The Esperance Telegraph repeater station at Esperance Bay was opened on 8th September. The small settlement on the Esperance coastal plain had played an important role in the establishment of this telegraph service.
Esperance Telegraph station became an important link in the chain of communication. During the east – west telegraph construction seven thousand squared Jarrah poles each fitted with small lightning arrester and each weighing 2 cwt had to be shipped between Albany and Eucla.
The Bremer Bay telegraph station was finished in October. In 1877 the line was completed Albany to Eucla.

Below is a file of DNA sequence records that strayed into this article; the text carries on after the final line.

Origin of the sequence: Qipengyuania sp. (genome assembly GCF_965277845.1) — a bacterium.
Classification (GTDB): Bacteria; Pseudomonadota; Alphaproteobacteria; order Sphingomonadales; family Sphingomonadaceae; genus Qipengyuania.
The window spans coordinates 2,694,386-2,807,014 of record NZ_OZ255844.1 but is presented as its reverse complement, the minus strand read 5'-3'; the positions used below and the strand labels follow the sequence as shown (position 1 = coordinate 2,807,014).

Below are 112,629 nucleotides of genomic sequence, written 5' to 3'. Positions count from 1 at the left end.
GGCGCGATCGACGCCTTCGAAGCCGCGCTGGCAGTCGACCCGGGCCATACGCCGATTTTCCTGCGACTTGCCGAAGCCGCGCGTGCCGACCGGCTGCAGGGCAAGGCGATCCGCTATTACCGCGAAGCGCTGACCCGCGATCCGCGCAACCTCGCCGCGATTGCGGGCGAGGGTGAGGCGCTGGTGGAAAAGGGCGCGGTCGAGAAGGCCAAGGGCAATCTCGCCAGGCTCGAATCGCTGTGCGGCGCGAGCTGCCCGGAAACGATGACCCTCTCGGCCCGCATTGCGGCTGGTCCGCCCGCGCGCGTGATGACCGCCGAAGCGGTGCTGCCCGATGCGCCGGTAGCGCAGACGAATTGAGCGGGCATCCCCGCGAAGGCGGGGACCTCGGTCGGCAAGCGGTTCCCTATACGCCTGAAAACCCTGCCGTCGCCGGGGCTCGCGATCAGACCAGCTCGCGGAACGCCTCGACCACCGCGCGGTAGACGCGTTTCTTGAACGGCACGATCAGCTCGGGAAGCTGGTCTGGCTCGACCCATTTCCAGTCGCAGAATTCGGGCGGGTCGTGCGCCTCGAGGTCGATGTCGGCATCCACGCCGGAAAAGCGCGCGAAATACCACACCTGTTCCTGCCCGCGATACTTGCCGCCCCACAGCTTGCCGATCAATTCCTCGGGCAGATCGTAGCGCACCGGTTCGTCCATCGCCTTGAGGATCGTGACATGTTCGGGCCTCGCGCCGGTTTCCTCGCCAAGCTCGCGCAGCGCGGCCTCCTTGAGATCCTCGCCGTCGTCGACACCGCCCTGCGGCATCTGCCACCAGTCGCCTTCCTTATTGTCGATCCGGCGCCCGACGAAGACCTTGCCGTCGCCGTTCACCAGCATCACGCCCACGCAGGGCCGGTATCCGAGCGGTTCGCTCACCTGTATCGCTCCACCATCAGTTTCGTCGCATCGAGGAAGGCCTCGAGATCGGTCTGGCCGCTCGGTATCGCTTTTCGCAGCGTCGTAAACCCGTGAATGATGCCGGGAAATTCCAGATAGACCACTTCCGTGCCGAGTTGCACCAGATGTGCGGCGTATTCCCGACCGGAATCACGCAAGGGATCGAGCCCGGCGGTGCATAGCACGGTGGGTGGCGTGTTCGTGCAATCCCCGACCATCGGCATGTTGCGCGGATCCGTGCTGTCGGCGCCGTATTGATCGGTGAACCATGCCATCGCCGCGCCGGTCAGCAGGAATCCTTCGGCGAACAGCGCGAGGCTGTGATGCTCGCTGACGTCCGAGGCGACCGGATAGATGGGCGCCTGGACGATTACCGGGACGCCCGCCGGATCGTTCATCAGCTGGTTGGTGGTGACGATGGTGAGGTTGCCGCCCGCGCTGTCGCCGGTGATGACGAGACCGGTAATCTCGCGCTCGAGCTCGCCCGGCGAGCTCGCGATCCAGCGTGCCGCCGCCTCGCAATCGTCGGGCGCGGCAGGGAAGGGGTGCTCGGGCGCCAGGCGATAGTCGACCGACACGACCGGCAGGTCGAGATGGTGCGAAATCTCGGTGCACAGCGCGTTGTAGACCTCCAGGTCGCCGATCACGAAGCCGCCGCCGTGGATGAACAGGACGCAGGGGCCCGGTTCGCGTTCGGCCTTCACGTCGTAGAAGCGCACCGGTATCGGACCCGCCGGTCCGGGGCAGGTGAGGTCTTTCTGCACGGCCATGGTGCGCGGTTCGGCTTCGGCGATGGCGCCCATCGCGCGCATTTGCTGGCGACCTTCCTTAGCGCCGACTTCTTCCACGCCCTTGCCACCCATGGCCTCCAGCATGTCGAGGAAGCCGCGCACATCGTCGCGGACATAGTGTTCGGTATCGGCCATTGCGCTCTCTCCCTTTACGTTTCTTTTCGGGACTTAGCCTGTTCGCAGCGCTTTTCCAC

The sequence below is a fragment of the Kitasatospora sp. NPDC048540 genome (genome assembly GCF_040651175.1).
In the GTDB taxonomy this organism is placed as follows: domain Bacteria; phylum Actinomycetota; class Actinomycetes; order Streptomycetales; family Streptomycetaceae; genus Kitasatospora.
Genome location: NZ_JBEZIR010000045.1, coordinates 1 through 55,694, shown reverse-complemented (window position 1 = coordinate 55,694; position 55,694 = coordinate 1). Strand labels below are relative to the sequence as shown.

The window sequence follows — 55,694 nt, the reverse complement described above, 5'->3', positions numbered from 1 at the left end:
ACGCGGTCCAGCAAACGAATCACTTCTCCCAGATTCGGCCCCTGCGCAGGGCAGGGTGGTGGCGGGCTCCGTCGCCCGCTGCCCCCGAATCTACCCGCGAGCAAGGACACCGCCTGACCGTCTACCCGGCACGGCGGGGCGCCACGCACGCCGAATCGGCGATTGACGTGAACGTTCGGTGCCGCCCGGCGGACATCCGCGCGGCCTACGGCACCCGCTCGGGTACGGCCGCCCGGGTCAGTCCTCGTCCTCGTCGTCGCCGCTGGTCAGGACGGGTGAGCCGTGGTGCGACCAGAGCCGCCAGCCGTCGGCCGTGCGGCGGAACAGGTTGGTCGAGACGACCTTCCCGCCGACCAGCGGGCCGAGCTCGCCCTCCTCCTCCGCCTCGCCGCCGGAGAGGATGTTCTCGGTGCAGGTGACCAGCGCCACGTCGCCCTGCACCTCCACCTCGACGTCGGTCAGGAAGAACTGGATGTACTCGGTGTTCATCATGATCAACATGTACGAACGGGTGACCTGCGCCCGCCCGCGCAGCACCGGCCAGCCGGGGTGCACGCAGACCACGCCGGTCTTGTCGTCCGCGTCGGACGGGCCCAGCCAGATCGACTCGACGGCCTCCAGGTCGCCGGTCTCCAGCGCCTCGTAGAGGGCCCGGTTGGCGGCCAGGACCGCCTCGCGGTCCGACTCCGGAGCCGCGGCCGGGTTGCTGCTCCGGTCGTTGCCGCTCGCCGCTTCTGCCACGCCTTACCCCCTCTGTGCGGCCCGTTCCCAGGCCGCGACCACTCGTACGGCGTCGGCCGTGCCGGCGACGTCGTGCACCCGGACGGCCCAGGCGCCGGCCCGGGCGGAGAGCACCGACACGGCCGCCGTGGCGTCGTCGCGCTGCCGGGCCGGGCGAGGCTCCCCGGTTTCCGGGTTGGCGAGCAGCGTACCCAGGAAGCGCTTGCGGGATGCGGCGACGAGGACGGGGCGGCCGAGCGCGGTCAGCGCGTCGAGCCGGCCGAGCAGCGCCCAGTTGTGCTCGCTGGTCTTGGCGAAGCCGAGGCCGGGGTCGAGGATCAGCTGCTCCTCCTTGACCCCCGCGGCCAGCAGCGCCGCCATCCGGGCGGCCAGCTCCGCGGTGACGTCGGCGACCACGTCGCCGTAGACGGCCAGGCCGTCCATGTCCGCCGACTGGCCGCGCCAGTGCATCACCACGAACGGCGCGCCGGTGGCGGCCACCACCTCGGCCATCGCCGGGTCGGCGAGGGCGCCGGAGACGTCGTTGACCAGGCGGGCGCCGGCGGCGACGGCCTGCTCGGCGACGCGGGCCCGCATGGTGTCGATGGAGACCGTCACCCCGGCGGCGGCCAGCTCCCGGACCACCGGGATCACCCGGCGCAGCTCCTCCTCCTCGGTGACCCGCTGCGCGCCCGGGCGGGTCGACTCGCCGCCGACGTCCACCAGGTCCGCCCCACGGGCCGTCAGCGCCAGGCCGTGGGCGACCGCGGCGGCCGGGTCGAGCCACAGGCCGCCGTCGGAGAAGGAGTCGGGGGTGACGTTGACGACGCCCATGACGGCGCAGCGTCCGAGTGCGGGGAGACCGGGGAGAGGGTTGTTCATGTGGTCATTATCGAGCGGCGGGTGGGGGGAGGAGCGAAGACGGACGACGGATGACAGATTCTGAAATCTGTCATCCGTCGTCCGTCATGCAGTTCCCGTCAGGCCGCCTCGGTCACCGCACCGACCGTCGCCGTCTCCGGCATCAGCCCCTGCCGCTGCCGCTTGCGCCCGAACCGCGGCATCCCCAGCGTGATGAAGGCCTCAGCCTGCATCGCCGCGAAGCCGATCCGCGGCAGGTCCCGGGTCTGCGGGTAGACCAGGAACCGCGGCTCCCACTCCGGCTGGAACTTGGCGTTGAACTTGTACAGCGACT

Andrew Dempster recalled a time:
“There was no communication from the outside world for 11 weary months. Soon they would be able to send messages along the magic wire within a few minutes from the outside world.”
The Dempsters Rica Erickson Chapter 2 p.153
During work on the East-West Telegraph Line, Tommy Windich, a noble an experienced aboriginal guide working for the construction crew, died and was buried at Esperance.
The Telegraph station was first manned by George Philip Stevens, who was officer in charge and only 15 of age. The first telegraph sent from Esperance is believed to have been from Charles Edward Dempster to his sister Jane Gull, in Guildford.
Top image: Battye 25604P. Photograph- Courtesy of Royal Western Australian Historical Society